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Suphasuk Pradubsuk and Joan R. Davenport

Understanding how grape (Vitis L.) vines store nutrients in permanent tissues, how much nutrient vines take up from the soil, and how nutrients are partitioned and redistributed throughout the plant is critical to the development of sound nutrient management practices. This study investigated the seasonal patterns of macronutrient uptake and redistribution in whole ‘Concord’ grape (Vitis labruscana Bailey) vines. The study was conducted in a 42-year-old own-rooted ‘Concord’ vineyard. The site was a furrow-irrigated fine sandy loam. In 2006 and 2007, four vines were excavated at winter pruning, budbreak, three- to four-leaf stage, bloom, veraison, harvest, and postharvest. Each vine was separated into different organs, dried, and weighed to determine biomass, and then ground and analyzed for C, N, P, K, Ca, and Mg. The results showed that the seasonal dynamics of nutrient contents shared a consistent pattern: translocation of nutrients from woody tissues to actively growing organs at the beginning of the season; nutrient uptake from bloom to veraison (P and Mg in 2006), bloom to harvest (N, P, K, and Ca), or veraison to harvest (P and Mg in 2007); and nutrient movement to woody tissues occurring after veraison until leaf fall with no further nutrient uptake. There was a very high accumulation of Ca in permanent structures of the vine, reflecting the high Ca and CaCO3 found in the soils of the region. As a result, the vines had a higher Ca content than all other nutrients throughout the growing season, which is different from findings in other growing areas.

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Suphasuk Pradubsuk and Joan R. Davenport

This study investigated the distribution of the micronutrients boron (B), iron (Fe), manganese (Mn), copper (Cu), and zinc (Zn) in 42-year-old ‘Concord’ grapevines (Vitis labruscana Bailey) grown in a calcareous soil to understand seasonal partitioning and distribution of micronutrients throughout various grapevine tissues. In 2006 and 2007, four vines each were excavated at winter pruning, budbreak, the three- to four-leaf stage, bloom, veraison, harvest, and postharvest. Separated plant organs were measured for biomass and analyzed for B, Fe, Mn, Cu, and Zn. The results showed that seasonal patterns of micronutrient concentrations varied considerably with respect to organ and growth stage. Leaf blades, shoot tips, and petioles had the highest concentration of B at bloom and Mn at harvest, whereas Fe, Cu, and Zn concentrations were highest in fine roots but values varied over time each year. Whereas seasonal patterns of Fe, Cu, and Zn contents differed year by year, B and Mn contents had a similar pattern over both years. Translocation of B and Mn from woody tissue to actively growing organs occurred at the beginning of the season. The majority of B uptake occurred between bloom and veraison, whereas that of Mn occurred between bloom and harvest. There were similar B concentrations in shoot tips and leaf blades. Boron remobilization to woody tissues from the leaves occurred between veraison and harvest, suggesting moderate, late-season, phloem mobility of B in ‘Concord’ grapevines. Microsite differences in soil pH likely contribute to variable nutrient availability around the root system, demonstrated by high variability of Fe, Cu, and Zn contents in different vine organs.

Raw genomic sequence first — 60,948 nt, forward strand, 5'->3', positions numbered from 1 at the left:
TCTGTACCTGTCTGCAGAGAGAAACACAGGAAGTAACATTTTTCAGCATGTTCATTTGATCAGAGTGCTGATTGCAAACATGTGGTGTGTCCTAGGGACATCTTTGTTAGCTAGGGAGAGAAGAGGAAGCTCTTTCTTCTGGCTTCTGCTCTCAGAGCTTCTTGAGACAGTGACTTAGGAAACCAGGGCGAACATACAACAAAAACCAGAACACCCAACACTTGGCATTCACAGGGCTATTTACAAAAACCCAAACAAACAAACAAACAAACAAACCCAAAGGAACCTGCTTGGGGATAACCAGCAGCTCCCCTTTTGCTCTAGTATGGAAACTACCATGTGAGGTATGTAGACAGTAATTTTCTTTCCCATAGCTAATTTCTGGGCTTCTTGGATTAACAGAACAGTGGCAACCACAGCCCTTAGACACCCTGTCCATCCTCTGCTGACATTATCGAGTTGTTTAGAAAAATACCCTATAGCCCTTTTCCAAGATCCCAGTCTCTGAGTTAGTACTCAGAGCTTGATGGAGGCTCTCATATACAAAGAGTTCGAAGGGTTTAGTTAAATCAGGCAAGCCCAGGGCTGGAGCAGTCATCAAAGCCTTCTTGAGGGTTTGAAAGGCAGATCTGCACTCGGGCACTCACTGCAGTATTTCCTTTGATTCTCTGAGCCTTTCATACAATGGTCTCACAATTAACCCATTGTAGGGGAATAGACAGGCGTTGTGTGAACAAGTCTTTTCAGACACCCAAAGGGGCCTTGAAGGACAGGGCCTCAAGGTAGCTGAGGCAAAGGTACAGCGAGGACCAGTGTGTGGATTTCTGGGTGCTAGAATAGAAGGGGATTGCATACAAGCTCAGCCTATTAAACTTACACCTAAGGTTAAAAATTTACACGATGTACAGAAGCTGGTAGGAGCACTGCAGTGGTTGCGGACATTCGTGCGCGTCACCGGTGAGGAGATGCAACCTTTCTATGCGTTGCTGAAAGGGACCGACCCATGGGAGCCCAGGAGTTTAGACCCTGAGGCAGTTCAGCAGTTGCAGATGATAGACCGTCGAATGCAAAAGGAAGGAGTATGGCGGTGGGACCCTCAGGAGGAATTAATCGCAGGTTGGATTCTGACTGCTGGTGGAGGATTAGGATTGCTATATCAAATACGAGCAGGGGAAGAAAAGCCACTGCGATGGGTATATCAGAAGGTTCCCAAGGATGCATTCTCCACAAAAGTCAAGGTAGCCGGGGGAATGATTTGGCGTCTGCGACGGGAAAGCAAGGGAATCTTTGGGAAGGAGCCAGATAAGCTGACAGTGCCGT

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Suphasuk Pradubsuk, Joan R. Davenport, Robert G. Stevens and Eileen M. Perry

Collection and estimation of root material are likely some of the greatest challenges of whole-plant sampling. As with other perennial crops, season of sample collection is also a challenge in grape whole-plant sampling. Our interest is in collecting grape whole-plant samples from an established (>25-year-old) vineyard to study plant nutrient partitioning. Before launching into routine sampling, two techniques were compared for very fine, fine, and coarse root distribution. For very fine and fine root sampling, soil cores were collected in a radial pattern around the vine trunk at eight sample points, each either 20, 60, 120 cm from the trunk or 50, 100, and 150 cm from the trunk. Roots were washed from the soil material, separated into fractions and weighed. For evaluation of techniques for sampling fine and coarse roots, roots were either excavated by tracing them from the trunk in about a 1-m3 soil volume or by extracting about the same soil volume using a backhoe and shaking the soil free of the roots. Overall, the more narrow soil core sampling gave a greater total root mass and both the tracing and backhoe methods gave similar results. In addition, pruning weight measurement is also frequently measured in grape research. We compared using the NDVI (Normalized Difference Vegetation Index) device, the “Greenseeker”™, with pruning mass to determine if this device could be used as a non-destructive measurement for grape pruning weight.